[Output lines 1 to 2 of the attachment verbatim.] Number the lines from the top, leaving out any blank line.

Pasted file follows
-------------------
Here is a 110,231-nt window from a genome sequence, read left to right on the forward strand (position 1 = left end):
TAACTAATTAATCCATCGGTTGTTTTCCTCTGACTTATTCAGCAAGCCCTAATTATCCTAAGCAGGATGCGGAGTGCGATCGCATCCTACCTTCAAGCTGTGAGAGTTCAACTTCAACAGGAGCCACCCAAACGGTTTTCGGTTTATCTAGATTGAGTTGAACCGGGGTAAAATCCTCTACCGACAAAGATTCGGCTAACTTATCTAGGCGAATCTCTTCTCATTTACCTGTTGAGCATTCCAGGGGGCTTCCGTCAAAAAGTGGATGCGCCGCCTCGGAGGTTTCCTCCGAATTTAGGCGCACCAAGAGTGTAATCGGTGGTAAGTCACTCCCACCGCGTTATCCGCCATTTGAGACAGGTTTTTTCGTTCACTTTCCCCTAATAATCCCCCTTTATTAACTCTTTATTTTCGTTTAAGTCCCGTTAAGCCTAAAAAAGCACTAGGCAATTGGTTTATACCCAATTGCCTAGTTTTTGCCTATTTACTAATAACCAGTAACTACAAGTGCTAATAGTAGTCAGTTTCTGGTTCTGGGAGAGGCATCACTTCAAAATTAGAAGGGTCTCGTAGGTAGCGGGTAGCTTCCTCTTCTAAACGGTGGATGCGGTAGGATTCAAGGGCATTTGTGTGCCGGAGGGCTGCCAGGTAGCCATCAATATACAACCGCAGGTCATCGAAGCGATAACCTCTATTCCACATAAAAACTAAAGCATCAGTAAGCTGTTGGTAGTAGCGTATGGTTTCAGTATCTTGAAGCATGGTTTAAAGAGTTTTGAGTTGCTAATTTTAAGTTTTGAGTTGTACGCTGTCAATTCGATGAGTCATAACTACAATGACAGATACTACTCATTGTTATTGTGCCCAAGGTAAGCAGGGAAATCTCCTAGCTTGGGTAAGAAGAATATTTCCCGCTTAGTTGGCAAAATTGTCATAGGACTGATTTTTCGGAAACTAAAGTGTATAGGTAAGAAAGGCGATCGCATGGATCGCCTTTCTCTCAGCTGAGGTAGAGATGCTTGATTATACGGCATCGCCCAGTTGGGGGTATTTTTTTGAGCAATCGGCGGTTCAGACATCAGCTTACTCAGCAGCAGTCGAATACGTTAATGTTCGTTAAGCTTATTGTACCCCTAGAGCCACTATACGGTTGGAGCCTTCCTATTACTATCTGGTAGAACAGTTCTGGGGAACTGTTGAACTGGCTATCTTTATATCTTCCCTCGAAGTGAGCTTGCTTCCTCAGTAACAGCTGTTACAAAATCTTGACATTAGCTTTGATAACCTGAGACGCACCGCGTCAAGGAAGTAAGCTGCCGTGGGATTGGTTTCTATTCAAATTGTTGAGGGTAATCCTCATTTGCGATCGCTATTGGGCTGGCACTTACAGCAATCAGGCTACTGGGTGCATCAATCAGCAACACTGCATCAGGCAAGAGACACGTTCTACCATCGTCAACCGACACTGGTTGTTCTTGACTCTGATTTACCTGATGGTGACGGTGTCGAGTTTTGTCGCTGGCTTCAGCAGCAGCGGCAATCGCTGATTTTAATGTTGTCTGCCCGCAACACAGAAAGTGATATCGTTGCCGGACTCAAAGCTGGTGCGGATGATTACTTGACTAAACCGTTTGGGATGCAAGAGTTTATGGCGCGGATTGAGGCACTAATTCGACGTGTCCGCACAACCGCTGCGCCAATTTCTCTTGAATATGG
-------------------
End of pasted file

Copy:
Here is a 110,231-nt window from a genome sequence, read left to right on the forward strand (position 1 = left end):
TAACTAATTAATCCATCGGTTGTTTTCCTCTGACTTATTCAGCAAGCCCTAATTATCCTAAGCAGGATGCGGAGTGCGATCGCATCCTACCTTCAAGCTGTGAGAGTTCAACTTCAACAGGAGCCACCCAAACGGTTTTCGGTTTATCTAGATTGAGTTGAACCGGGGTAAAATCCTCTACCGACAAAGATTCGGCTAACTTATCTAGGCGAATCTCTTCTCATTTACCTGTTGAGCATTCCAGGGGGCTTCCGTCAAAAAGTGGATGCGCCGCCTCGGAGGTTTCCTCCGAATTTAGGCGCACCAAGAGTGTAATCGGTGGTAAGTCACTCCCACCGCGTTATCCGCCATTTGAGACAGGTTTTTTCGTTCACTTTCCCCTAATAATCCCCCTTTATTAACTCTTTATTTTCGTTTAAGTCCCGTTAAGCCTAAAAAAGCACTAGGCAATTGGTTTATACCCAATTGCCTAGTTTTTGCCTATTTACTAATAACCAGTAACTACAAGTGCTAATAGTAGTCAGTTTCTGGTTCTGGGAGAGGCATCACTTCAAAATTAGAAGGGTCTCGTAGGTAGCGGGTAGCTTCCTCTTCTAAACGGTGGATGCGGTAGGATTCAAGGGCATTTGTGTGCCGGAGGGCTGCCAGGTAGCCATCAATATACAACCGCAGGTCATCGAAGCGATAACCTCTATTCCACATAAAAACTAAAGCATCAGTAAGCTGTTGGTAGTAGCGTATGGTTTCAGTATCTTGAAGCATGGTTTAAAGAGTTTTGAGTTGCTAATTTTAAGTTTTGAGTTGTACGCTGTCAATTCGATGAGTCATAACTACAATGACAGATACTACTCATTGTTATTGTGCCCAAGGTAAGCAGGGAAATCTCCTAGCTTGGGTAAGAAGAATATTTCCCGCTTAGTTGGCAAAATTGTCATAGGACTGATTTTTCGGAAACTAAAGTGTATAGGTAAGAAAGGCGATCGCATGGATCGCCTTTCTCTCAGCTGAGGTAGAGATGCTTGATTATACGGCATCGCCCAGTTGGGGGTATTTTTTTGAGCAATCGGCGGTTCAGACATCAGCTTACTCAGCAGCAGTCGAATACGTTAATGTTCGTTAAGCTTATTGTACCCCTAGAGCCACTATACGGTTGGAGCCTTCCTATTACTATCTGGTAGAACAGTTCTGGGGAACTGTTGAACTGGCTATCTTTATATCTTCCCTCGAAGTGAGCTTGCTTCCTCAGTAACAGCTGTTACAAAATCTTGACATTAGCTTTGATAACCTGAGACGCACCGCGTCAAGGAAGTAAGCTGCCGTGGGATTGGTTTCTATTCAAATTGTTGAGGGTAATCCTCATTTGCGATCGCTATTGGGCTGGCACTTACAGCAATCAGGCTACTGGGTGCATCAATCAGCAACACTGCATCAGGCAAGAGACACGTTCTACCATCGTCAACCGACACTGGTTGTTCTTGACTCTGATTTACCTGATGGTGACGGTGTCGAGTTTTGTCGCTGGCTTCAGCAGCAGCGGCAATCGCTGATTTTAATGTTGTCTGCCCGCAACACAGAAAGTGATATCGTTGCCGGACTCAAAGCTGGTGCGGATGATTACTTGACTAAACCGTTTGGGATGCAAGAGTTTATGGCGCGGATTGAGGCACTAATTCGACGTGTCCGCACAACCGCTGCGCCAATTTCTCTTGAATATGG